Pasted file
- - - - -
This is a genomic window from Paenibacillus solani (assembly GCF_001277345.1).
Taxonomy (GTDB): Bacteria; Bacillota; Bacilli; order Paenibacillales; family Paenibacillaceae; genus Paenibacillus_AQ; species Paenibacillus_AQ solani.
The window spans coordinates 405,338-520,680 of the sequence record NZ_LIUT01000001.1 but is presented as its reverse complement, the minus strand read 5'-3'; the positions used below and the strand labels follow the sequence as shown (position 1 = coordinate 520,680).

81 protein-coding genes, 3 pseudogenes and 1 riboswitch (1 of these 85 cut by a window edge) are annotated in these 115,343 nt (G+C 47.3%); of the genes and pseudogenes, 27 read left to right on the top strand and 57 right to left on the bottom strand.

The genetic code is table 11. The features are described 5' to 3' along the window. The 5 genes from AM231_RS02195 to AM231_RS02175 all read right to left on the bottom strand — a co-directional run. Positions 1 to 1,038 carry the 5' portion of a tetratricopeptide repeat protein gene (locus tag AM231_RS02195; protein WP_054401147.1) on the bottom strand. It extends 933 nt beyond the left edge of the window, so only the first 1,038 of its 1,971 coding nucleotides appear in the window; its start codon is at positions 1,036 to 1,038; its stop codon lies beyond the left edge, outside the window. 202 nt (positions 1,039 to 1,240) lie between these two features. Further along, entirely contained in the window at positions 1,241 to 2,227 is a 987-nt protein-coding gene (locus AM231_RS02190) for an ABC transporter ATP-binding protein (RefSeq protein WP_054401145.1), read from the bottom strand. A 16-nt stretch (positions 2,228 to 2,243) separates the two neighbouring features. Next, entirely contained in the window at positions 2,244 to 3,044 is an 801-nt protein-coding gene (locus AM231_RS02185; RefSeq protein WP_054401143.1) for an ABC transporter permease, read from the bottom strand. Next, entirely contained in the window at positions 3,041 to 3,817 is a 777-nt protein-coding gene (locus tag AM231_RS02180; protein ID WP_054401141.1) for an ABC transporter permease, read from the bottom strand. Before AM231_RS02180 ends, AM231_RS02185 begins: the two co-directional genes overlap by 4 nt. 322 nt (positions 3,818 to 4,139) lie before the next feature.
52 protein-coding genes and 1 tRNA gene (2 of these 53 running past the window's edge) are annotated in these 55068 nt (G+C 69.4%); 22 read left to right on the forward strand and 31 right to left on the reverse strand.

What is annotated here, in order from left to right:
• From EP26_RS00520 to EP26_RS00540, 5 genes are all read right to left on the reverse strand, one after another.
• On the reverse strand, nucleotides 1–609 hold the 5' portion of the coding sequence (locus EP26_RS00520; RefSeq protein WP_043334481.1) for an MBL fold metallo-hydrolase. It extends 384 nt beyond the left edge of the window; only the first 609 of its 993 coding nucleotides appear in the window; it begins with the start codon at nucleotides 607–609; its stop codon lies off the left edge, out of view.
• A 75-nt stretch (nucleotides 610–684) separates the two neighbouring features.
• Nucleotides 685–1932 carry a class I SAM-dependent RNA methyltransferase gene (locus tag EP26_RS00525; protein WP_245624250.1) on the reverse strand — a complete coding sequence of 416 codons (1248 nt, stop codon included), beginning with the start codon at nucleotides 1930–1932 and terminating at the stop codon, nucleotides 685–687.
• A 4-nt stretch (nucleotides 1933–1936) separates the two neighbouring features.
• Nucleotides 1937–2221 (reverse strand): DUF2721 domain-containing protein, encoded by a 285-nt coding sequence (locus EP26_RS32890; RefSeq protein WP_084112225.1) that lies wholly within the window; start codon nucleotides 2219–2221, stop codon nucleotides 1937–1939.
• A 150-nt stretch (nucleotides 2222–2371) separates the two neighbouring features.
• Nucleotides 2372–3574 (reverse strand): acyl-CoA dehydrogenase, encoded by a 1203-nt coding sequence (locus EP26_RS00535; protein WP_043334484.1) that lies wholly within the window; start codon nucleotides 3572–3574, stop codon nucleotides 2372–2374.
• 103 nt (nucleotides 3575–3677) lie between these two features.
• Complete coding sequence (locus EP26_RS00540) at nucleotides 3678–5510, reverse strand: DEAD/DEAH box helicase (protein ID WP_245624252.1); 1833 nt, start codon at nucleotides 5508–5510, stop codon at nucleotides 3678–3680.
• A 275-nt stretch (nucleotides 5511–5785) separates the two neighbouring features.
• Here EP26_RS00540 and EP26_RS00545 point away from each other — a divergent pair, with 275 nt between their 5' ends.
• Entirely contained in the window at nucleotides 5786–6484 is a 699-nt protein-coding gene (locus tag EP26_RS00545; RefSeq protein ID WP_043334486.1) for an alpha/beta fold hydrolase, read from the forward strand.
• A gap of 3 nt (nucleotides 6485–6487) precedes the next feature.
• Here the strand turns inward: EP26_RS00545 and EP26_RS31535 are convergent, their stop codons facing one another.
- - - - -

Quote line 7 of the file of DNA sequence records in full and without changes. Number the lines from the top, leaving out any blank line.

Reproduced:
What is annotated here, in order from left to right: